Tuesday, June 15, 2010

End of Year thoughts on the Wii


Well, our school year has come to a close so Chris and I did some final wrap-up of the Wii in the classroom project. We discussed the positives, the negatives, and throw around some future plans with using the Wii for next year and beyond. All in all using the Wii this year has been a positive experience and I can't thank Chris enough for working with me (heck, running most of the show!) as we try to implement a new tool for learning.

Positives
Student engagement- could not be more engaging- when something can hold a 10 year olds attention for 45 minutes on the concept of ratio- we are good to go!

Group/team building aspects- I saw the beginnings of great team building opportunities with the Wii in class- I saw it with the Brain Age contests we did and when the 6th graders played Mario Kart for fun- Finding some games where the team aspect is emphasized might go a long way for bringing together some classes

Using the Wii allowed me to address standards based skills (for example comparing and ordering integers and identifying equivalent ratios) in depth in one class period- the games held their attention for the full class period- allowing many examples and practice problems and also allowed me the ability to see over time who already had the skill and who was struggling- then I could make sure to focus in on those who needed help. When you have the prolonged attention span on one core skill- it gives the teacher the assessment time needed in the classroom

Using the Wii gave me the opportunity to address certain 5th grade math skills that sometimes (a lot of the times) get pushed to the side in order to make sure other more prominent skills are mastered before middle school (such as addition, subtraction, multiplication and division with whole numbers, fractions, and decimals). By using the games to teach about integers, ratio, and equivalent ratios, I utilized three class periods (instead of trying to teach the skill using the text book lessons and chapters (at least one week for each skill) and feel as though the skill was taught in a much more retainable manner- it is all about student engagement and attention.

Student excitement- 5th grade Math exciting- film at eleven- who would have thought?

Teacher excitement- never mind the kids- I had fun using the games and being amazed at students who normally have trouble paying attention in class for five minutes- ready to go after 35 minutes- still doing the math and wanting to play again! It is a great feeling to teach a new skill and see a student grasp it- the Wii lessons let me do that with many of the students in just one class period.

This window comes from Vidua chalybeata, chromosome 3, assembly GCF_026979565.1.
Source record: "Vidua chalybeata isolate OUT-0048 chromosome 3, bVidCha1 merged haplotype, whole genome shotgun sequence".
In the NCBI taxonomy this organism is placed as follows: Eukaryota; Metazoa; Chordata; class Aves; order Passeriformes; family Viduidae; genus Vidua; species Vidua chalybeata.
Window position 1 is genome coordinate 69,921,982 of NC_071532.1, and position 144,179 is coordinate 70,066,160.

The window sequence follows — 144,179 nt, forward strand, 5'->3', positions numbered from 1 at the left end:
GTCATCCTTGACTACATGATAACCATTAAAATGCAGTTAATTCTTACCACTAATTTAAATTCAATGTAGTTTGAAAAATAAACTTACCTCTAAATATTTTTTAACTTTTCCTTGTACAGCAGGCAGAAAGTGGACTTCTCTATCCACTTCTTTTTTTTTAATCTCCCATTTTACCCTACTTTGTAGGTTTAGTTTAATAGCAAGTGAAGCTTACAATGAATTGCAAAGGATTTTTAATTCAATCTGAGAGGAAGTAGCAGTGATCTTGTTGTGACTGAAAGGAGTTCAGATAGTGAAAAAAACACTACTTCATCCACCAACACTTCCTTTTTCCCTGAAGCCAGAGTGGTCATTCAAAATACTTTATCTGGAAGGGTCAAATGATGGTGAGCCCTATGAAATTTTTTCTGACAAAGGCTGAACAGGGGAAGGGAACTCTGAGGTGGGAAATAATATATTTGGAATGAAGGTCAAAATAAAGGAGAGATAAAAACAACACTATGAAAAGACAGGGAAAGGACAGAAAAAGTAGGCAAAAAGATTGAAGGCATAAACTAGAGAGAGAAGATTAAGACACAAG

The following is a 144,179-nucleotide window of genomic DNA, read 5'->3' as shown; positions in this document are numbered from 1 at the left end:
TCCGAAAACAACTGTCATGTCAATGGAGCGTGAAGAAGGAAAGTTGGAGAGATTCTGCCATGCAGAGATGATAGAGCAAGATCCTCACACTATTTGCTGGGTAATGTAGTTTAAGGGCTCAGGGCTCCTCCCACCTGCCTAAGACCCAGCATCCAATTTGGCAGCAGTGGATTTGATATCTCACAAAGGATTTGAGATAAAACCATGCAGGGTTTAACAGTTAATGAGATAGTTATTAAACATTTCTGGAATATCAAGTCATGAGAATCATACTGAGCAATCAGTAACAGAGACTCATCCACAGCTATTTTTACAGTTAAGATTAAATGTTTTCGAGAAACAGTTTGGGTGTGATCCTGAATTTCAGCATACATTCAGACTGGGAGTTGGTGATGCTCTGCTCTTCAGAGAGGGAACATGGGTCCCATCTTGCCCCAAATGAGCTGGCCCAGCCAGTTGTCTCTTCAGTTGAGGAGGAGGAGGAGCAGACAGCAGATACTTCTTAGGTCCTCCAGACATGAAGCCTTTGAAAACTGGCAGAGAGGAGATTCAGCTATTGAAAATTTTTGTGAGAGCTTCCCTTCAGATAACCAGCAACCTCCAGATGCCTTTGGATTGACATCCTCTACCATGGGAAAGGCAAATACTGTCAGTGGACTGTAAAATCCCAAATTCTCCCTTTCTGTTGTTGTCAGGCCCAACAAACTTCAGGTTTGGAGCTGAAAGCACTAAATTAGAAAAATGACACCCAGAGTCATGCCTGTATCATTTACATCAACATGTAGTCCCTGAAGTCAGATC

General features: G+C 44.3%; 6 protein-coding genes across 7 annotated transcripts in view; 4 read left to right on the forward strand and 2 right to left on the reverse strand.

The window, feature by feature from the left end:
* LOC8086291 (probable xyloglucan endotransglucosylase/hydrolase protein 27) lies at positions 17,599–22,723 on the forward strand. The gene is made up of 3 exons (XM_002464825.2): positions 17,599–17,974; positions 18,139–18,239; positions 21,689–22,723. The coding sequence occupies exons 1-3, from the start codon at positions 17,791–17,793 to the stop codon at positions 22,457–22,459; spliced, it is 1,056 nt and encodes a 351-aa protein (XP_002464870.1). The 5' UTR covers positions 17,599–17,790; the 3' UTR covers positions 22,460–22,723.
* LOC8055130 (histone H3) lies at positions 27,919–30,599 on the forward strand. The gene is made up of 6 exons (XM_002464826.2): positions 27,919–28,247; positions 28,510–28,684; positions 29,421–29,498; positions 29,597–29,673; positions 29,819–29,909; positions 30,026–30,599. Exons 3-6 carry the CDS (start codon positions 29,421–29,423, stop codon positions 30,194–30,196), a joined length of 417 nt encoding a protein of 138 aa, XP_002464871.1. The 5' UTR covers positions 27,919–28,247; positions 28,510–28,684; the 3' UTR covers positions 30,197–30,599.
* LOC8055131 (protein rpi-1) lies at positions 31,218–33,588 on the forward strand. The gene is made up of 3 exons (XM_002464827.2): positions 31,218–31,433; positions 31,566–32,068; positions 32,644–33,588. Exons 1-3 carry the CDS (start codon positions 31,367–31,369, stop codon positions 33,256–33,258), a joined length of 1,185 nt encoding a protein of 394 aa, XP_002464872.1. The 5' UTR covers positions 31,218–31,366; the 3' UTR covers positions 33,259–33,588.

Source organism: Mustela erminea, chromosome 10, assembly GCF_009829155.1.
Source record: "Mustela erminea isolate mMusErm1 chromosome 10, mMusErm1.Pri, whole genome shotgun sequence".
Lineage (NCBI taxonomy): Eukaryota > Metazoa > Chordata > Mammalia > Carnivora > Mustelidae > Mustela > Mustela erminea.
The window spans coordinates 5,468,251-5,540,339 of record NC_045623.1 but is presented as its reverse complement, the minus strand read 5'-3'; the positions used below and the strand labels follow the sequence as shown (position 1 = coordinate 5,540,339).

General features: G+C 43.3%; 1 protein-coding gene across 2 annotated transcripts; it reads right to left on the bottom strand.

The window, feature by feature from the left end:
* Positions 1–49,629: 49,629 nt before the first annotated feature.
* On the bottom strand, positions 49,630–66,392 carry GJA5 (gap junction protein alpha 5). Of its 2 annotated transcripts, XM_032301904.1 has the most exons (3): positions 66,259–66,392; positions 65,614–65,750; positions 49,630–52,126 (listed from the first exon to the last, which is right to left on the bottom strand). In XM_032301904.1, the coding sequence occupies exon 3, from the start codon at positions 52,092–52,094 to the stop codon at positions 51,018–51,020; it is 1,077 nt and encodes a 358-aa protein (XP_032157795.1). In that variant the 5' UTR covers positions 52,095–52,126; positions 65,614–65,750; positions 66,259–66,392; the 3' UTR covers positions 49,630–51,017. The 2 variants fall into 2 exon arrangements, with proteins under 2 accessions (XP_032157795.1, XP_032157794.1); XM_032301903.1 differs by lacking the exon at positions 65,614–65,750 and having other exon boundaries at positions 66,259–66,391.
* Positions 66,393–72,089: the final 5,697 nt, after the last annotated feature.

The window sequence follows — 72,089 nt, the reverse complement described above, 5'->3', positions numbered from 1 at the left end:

Increased incentive for class parties- students wanted to play the Wii during class party times and this served as a great party feature and good incentive.

Increased my professional interest in ed tech in general- looking for new ways to use the Wii- like the online http://www.arcademicskills.com/ Wii games page and all the blogs out there talking about using the Wii

Drawbacks
Expense of system, pieces, and games

Pre-planning time (including finding games with educational applications, playing through the games to plan out lesson structure and set up, etc.)

Limited educational uses (so far) which are standards based

Future Plans
Use Are you Smarter than a 5th grader with the small 7th grade Brain Bowl group- not only to build knowledge and speed of response, but also team skills.

Crossword Wii game in LA- try to incorporate vocabulary- either those words used in the game or additional words if you are able to add your own to the game.

Super Hero game to tie in with the Super Hero writing, reading, and creation unit (Superman For All Seasons- graphic novel).

Brain Age Academy- do tests with all middle school students to give all of them an idea of their learning styles and strengths and weaknesses- allow time (outside of class) for students to improve skills throughout the year.

Create Miis for students over the summer and then allow them to customize their Mii when they have time. Maybe use the Check Mii Out Channel (a free download) to see about working on their Mii's from different controllers and sending them to the classroom.

I like the idea of using the Wii as an incentive in class.

Hope to inspire more staff to utilize the Wii next year- especially math uses that we have already planned out.

Download more options from the online Wii channel. There are many puzzle games (being careful to keep track of ratings and appropriateness of games) including Aha! I got it Escape, Art of Balance, Brain Challenge, Neves Plus, Loupos, Sudoko Challenge, World of Goo, just to name a few.

Use the Everybody Votes Channel (which is a free download from the Wii Channel) to allow students to see they are part of a global community and that their voice counts.

Virtual Pets - My Aquarium game allows the students the ability to take care of a fish tank - including feeding the fish. Each morning during homeroom/morning time you have someone whose job it is to take care of the tank! The cleanest pet of the year for sure!

1 comment:

Christina said...

Hey- an additional positive of using the Wii was brought up by one of the members of your tech meeting today- using the games like bowling and golf allowed the students to APPLY math to real world scenarios- always a plus!